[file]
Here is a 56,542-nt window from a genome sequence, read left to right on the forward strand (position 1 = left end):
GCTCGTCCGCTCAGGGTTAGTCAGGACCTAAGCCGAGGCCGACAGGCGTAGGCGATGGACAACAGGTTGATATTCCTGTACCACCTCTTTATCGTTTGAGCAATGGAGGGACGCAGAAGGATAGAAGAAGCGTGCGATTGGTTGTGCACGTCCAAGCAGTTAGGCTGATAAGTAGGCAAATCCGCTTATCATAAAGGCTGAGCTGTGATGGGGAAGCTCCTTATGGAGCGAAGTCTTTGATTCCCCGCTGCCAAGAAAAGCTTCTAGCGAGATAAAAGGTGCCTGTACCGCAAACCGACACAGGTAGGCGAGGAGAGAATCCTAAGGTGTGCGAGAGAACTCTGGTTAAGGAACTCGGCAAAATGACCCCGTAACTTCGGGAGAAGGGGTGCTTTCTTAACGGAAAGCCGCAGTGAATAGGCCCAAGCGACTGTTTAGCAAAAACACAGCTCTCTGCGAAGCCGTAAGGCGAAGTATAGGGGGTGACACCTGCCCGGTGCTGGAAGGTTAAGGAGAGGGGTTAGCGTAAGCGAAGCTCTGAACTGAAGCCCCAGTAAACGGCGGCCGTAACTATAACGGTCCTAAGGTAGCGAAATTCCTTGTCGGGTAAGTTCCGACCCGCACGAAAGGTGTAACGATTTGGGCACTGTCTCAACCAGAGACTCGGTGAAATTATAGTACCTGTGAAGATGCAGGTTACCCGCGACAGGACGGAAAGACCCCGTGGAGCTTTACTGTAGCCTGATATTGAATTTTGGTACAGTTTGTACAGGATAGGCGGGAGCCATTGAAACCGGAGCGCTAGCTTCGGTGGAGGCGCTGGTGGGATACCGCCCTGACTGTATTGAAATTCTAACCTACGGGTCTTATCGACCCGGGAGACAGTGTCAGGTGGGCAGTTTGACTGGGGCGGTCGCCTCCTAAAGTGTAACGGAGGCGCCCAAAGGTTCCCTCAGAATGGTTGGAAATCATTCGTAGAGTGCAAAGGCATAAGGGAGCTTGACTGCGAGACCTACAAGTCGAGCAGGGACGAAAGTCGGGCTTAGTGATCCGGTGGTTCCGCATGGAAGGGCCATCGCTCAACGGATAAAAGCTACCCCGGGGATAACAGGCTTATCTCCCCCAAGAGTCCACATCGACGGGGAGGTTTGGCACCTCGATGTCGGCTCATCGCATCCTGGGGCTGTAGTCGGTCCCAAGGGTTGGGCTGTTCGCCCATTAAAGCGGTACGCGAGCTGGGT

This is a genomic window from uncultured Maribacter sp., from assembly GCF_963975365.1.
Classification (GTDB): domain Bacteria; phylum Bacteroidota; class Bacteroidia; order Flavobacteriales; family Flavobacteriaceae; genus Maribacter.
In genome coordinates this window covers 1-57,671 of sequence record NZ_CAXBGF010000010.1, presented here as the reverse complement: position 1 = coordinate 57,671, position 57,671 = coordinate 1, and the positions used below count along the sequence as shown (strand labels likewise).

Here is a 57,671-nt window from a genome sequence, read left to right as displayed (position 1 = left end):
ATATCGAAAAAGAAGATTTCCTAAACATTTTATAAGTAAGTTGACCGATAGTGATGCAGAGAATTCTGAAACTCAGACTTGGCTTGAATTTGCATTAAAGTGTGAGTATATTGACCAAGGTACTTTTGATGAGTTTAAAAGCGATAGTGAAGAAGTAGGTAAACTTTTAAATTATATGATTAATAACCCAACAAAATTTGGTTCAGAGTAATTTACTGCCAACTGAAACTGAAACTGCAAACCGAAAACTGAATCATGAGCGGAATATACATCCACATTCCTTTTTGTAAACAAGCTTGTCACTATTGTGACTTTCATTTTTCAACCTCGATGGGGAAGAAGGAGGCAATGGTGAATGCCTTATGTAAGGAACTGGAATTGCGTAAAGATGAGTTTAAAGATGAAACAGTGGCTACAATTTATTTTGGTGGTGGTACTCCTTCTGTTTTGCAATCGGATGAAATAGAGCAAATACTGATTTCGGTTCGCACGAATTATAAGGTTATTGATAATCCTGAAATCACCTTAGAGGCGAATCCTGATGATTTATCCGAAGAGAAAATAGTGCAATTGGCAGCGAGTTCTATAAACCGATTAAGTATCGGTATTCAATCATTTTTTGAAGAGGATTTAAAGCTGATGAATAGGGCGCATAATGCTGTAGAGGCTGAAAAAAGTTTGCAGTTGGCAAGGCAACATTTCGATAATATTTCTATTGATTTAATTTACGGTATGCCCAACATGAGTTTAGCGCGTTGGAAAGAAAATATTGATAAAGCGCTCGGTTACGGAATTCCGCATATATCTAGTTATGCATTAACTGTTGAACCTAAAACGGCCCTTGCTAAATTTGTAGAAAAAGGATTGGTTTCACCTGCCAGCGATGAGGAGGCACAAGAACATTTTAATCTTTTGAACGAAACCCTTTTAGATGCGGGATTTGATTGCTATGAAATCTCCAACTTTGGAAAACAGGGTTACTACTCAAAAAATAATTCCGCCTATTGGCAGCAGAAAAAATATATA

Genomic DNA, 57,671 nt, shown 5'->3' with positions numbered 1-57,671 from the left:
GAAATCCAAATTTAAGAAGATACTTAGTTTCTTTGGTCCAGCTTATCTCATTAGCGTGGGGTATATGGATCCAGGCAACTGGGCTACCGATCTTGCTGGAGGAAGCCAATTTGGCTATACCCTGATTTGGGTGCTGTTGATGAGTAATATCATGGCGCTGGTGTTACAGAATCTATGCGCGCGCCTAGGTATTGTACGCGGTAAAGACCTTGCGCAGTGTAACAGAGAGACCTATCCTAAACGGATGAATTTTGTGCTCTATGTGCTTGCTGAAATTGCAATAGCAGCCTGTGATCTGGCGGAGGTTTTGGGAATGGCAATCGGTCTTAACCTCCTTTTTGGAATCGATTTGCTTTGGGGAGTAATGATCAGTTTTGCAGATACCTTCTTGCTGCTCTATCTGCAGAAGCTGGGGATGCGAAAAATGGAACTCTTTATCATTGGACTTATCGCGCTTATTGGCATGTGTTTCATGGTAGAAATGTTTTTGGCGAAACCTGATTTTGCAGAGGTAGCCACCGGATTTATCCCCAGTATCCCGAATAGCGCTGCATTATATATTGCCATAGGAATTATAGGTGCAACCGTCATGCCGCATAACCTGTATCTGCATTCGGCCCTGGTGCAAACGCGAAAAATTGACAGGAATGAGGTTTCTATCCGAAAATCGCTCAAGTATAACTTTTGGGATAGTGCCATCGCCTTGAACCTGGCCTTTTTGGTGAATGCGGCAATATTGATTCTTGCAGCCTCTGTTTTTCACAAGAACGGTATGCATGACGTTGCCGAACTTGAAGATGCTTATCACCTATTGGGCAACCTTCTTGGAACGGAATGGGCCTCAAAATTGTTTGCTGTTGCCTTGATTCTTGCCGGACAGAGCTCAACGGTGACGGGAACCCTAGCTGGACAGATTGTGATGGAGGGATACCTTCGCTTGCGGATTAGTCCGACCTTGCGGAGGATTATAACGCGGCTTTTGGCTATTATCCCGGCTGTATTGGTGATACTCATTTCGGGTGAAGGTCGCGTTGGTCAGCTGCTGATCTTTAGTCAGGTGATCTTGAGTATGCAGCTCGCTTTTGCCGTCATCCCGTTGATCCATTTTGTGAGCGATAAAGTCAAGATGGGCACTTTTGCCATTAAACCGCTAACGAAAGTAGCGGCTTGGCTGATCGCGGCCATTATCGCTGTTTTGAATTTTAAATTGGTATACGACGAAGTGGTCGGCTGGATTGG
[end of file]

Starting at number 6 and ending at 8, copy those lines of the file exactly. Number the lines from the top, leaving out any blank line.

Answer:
Here is a 57,671-nt window from a genome sequence, read left to right as displayed (position 1 = left end):
ATATCGAAAAAGAAGATTTCCTAAACATTTTATAAGTAAGTTGACCGATAGTGATGCAGAGAATTCTGAAACTCAGACTTGGCTTGAATTTGCATTAAAGTGTGAGTATATTGACCAAGGTACTTTTGATGAGTTTAAAAGCGATAGTGAAGAAGTAGGTAAACTTTTAAATTATATGATTAATAACCCAACAAAATTTGGTTCAGAGTAATTTACTGCCAACTGAAACTGAAACTGCAAACCGAAAACTGAATCATGAGCGGAATATACATCCACATTCCTTTTTGTAAACAAGCTTGTCACTATTGTGACTTTCATTTTTCAACCTCGATGGGGAAGAAGGAGGCAATGGTGAATGCCTTATGTAAGGAACTGGAATTGCGTAAAGATGAGTTTAAAGATGAAACAGTGGCTACAATTTATTTTGGTGGTGGTACTCCTTCTGTTTTGCAATCGGATGAAATAGAGCAAATACTGATTTCGGTTCGCACGAATTATAAGGTTATTGATAATCCTGAAATCACCTTAGAGGCGAATCCTGATGATTTATCCGAAGAGAAAATAGTGCAATTGGCAGCGAGTTCTATAAACCGATTAAGTATCGGTATTCAATCATTTTTTGAAGAGGATTTAAAGCTGATGAATAGGGCGCATAATGCTGTAGAGGCTGAAAAAAGTTTGCAGTTGGCAAGGCAACATTTCGATAATATTTCTATTGATTTAATTTACGGTATGCCCAACATGAGTTTAGCGCGTTGGAAAGAAAATATTGATAAAGCGCTCGGTTACGGAATTCCGCATATATCTAGTTATGCATTAACTGTTGAACCTAAAACGGCCCTTGCTAAATTTGTAGAAAAAGGATTGGTTTCACCTGCCAGCGATGAGGAGGCACAAGAACATTTTAATCTTTTGAACGAAACCCTTTTAGATGCGGGATTTGATTGCTATGAAATCTCCAACTTTGGAAAACAGGGTTACTACTCAAAAAATAATTCCGCCTATTGGCAGCAGAAAAAATATATA

Genomic DNA, 57,671 nt, shown 5'->3' with positions numbered 1-57,671 from the left: